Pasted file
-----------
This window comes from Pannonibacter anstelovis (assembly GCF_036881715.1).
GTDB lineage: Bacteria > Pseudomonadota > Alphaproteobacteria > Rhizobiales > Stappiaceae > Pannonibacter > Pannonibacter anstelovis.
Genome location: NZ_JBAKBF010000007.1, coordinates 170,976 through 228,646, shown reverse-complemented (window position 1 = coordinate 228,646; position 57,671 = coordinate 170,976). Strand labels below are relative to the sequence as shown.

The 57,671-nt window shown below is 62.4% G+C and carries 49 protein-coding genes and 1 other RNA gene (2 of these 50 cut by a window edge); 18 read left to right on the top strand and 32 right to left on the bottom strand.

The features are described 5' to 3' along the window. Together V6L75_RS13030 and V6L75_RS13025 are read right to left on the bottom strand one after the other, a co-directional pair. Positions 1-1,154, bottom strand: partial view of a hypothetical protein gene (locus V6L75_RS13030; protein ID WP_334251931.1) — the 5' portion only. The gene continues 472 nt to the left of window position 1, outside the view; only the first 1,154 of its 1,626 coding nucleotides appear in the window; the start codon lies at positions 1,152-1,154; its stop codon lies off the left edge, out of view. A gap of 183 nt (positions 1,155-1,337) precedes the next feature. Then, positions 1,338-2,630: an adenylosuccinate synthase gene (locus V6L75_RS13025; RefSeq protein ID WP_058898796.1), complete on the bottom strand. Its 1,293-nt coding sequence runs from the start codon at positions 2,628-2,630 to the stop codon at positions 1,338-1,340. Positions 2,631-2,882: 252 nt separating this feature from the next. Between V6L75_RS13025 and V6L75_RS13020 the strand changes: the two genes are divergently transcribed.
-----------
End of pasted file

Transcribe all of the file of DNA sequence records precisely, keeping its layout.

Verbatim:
This window comes from Pannonibacter anstelovis (assembly GCF_036881715.1).
GTDB lineage: Bacteria > Pseudomonadota > Alphaproteobacteria > Rhizobiales > Stappiaceae > Pannonibacter > Pannonibacter anstelovis.
Genome location: NZ_JBAKBF010000007.1, coordinates 170,976 through 228,646, shown reverse-complemented (window position 1 = coordinate 228,646; position 57,671 = coordinate 170,976). Strand labels below are relative to the sequence as shown.

The 57,671-nt window shown below is 62.4% G+C and carries 49 protein-coding genes and 1 other RNA gene (2 of these 50 cut by a window edge); 18 read left to right on the top strand and 32 right to left on the bottom strand.

The features are described 5' to 3' along the window. Together V6L75_RS13030 and V6L75_RS13025 are read right to left on the bottom strand one after the other, a co-directional pair. Positions 1-1,154, bottom strand: partial view of a hypothetical protein gene (locus V6L75_RS13030; protein ID WP_334251931.1) — the 5' portion only. The gene continues 472 nt to the left of window position 1, outside the view; only the first 1,154 of its 1,626 coding nucleotides appear in the window; the start codon lies at positions 1,152-1,154; its stop codon lies off the left edge, out of view. A gap of 183 nt (positions 1,155-1,337) precedes the next feature. Then, positions 1,338-2,630: an adenylosuccinate synthase gene (locus V6L75_RS13025; RefSeq protein ID WP_058898796.1), complete on the bottom strand. Its 1,293-nt coding sequence runs from the start codon at positions 2,628-2,630 to the stop codon at positions 1,338-1,340. Positions 2,631-2,882: 252 nt separating this feature from the next. Between V6L75_RS13025 and V6L75_RS13020 the strand changes: the two genes are divergently transcribed.